United States District Court, D. Minnesota
LOUIS DEGIDIO, INC., LOUIS DEGIDIO SERVICES, INC., JAMES DEGIDIO, and MICHAEL DEGIDIO Plaintiffs,
INDUSTRIAL COMBUSTION, LLC, and CLEAVER-BROOKS, INC., Defendants.
R. Walsten and David A. Brandis, for plaintiffs.
Maher, for defendants.
MEMORANDUM OPINION AND ORDER ON PLAINTIFF'S
MOTION FOR PRELIMINARY INJUNCTION
R. TUNHEIM CHIEF JUDGE
Louis DeGidio, Inc.; Louis DeGidio Services, Inc.; James
DeGidio; and Michael DeGidio (collectively,
“DeGidio”) brought suit against Defendants
Industrial Combustion, Inc., and Cleaver-Brooks, Inc.,
(collectively, “IC”) based on IC's
termination of a 60-year business relationship between
DeGidio and IC. DeGidio brought claims for breach of
contract, fraud/misrepresentation, negligent
misrepresentation, estoppel, tortious interference, and
unjust enrichment. DeGidio claims that because it is a
franchisee, it is entitled to the protections of the
Minnesota Franchise Act. DeGidio has moved for a Preliminary
Injunction, requesting that the Court enjoin IC from
terminating the business relationship. The Court will deny
DeGidio is a distributor for IC,
which manufacturers burners that are used in boilers. (Am.
Compl. (“FAC”) ¶ 9, Dec. 2, 2019, Docket No.
40.) The parties and their predecessors-in-interest have had
a business relationship for approximately 60 years.
(Id. ¶ 4.) The parties' relationship has
been governed by a series of agreements. The most recent
written agreement is from 2007. (Id., Ex. B
(“2007 Agreement”) at 5, Dec. 2, 2019, Docket No.
THE 2007 AGREEMENT
relevant to this dispute, the 2007 Agreement contains the
Term: “The Term of this Agreement shall be for
three years, beginning on the 15th of November,
2007, unless terminated as provided for herein.” (2007
Agreement ¶ 2.)
Merger: “This Agreement represents the entire
agreement between IC and Louis DeGidio Inc., the
Representative, and all previous agreements (if any) are
hereby terminated. No change, alteration or amendment of this
Agreement shall be valid unless in written form, and executed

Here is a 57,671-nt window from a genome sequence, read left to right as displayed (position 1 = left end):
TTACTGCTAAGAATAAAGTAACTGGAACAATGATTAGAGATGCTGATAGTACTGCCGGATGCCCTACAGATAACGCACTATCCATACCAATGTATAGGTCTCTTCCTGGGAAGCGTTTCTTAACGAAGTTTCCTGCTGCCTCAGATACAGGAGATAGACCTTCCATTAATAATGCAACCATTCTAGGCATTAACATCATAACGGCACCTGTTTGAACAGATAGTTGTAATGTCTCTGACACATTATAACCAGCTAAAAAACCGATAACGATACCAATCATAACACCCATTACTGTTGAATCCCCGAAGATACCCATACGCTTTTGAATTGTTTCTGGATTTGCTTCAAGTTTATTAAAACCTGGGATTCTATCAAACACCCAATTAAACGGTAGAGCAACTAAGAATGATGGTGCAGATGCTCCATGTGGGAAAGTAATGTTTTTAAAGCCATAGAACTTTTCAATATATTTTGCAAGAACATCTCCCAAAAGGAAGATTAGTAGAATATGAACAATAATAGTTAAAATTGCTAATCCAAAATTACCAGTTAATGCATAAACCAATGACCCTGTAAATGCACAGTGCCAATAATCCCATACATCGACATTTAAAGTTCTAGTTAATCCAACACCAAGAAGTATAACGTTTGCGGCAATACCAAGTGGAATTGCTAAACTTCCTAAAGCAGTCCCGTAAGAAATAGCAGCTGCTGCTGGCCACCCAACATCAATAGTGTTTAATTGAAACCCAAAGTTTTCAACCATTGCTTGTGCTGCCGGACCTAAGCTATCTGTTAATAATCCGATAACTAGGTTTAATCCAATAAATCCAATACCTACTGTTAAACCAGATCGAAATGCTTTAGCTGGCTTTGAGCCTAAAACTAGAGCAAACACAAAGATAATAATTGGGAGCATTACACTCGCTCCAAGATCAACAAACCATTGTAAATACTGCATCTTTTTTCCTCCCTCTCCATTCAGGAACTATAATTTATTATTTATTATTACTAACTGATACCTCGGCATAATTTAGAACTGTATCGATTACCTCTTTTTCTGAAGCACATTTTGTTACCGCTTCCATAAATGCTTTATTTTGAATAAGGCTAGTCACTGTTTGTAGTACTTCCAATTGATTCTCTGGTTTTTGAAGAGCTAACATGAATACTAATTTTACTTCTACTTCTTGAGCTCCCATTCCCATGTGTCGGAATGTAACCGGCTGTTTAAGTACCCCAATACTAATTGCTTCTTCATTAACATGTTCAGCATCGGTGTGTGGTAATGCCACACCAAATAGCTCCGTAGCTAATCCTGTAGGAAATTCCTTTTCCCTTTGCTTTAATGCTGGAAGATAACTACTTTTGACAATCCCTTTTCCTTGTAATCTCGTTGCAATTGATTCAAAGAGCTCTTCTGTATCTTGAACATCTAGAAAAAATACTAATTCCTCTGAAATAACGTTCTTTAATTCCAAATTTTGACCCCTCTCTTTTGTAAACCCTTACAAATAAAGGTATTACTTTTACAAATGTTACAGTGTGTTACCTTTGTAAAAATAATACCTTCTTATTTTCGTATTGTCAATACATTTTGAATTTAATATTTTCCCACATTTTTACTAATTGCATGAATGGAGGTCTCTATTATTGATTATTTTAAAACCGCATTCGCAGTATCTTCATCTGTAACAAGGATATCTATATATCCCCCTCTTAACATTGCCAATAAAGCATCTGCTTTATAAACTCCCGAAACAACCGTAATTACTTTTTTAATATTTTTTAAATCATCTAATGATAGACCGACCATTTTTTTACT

by both parties.” (Id. ¶ 18.)
Minimum stock: The Agreement requires DeGidio to
maintain “minimum stock at its place of business for
efficient sale, service and repair of I.C. products.
(Id. ¶ 4)
Termination: “This Agreement may be terminated
or cancelled by either party without cause with sixty-day
written notice. The notice must be sent by Certified U.S.
Mail by one party to the other, at their currently known
address, and shall include the exact date of
termination.” (Id. ¶ 16.)
Training: “I.C. will assist in the training of
the sales and service personnel of the Representative.
Training shall be limited to the operation and application of
I.C. products, or other training, which from time to time,
may be deemed as necessary by I.C. and within related phases
of the industry.” (Id. ¶ 5.)
2007 Agreement does not use the term franchise and does not
reference any franchise fee. IC has not filed any franchise
paperwork with the State of Minnesota. (Aff. of David Brandis
¶ 3, Oct. 11, 2019, Docket No. 9.)
PARTIES' CONTINUED RELATIONSHIP POST-2010
the 2007 Agreement expired by its own terms in 2010, the
parties continued their distribution relationship until 2019.
In May 2019, IC reached out to DeGidio to discuss sales
targets, and sent DeGidio a sales target letter proposing
that DeGidio aim for $100, 000 in sales for fiscal year 2020.
(Decl. of Kevin Pheney (“Pheney Decl.”)
¶¶ 20-21, Nov. 1, 2019, Docket No. 27.) After
several attempts to meet in person, the parties eventually
met to discuss plans on August 15, 2019. (Id.
¶¶ 25-26.) During the meeting DeGidio declined to
increase its territory to the entire state of Minnesota but
agreed to the proposed sales target. (Id.
¶¶ 27-28.) However, by September 3, 2019, DeGidio
had not returned the signed sales target letter, despite
IC's repeated requests. (Id. ¶¶ 30,
32.) That day, IC gave DeGidio 30 days' notice of
termination. (Id. ¶ 33.)
filed its initial Complaint, seeking declaratory judgment and
bringing claims for breach of contract,
fraud/misrepresentation, negligent misrepresentation,
estoppel, tortious interference, and unjust enrichment on
October 10, 2019. (Compl. at 13-25, Docket No. 1.) DeGidio
filed its Motion for a Preliminary Injunction on October 11,
2019. (Docket No. 6.) On October 17, 2019, IC withdrew its
initial September 3, 2019 notice, and instead issued a new
60-day notice of termination, effective that day. (Pheney
Decl. ¶ 34.) On December 2, 2019, while this Motion was
pending, DeGidio filed an Amended Complaint, adding
Cleaver-Brooks, Inc., as a defendant, and adding two
additional claims for violations of the Minnesota Franchise
Act and for Controlling Person Liability. (FAC at 1, 26-27.)
DeGideo is now seeking to enjoin IC from terminating its
business relationship with DeGideo while this litigation
a preliminary injunction should issue turns upon: (1) the
probability of the movant succeeding on the merits; (2) the
threat of irreparable harm to the movant; (3) the balance
between this harm and the injury the injunction will inflict
on the non-movant; and (4) the public interest. Dataphase
Sys. Inc. v. CL Sys., Inc., 640 F.2d 109, 113
(8th Cir. 1981) (en banc). For a preliminary
injunction, the “question is whether the balance of
equities so favors the movant that justice requires the court
to intervene to preserve the status quo until the merits are
determined.” Id. “It frequently is
observed that a preliminary injunction is an extraordinary
and drastic remedy, one that should not be granted unless the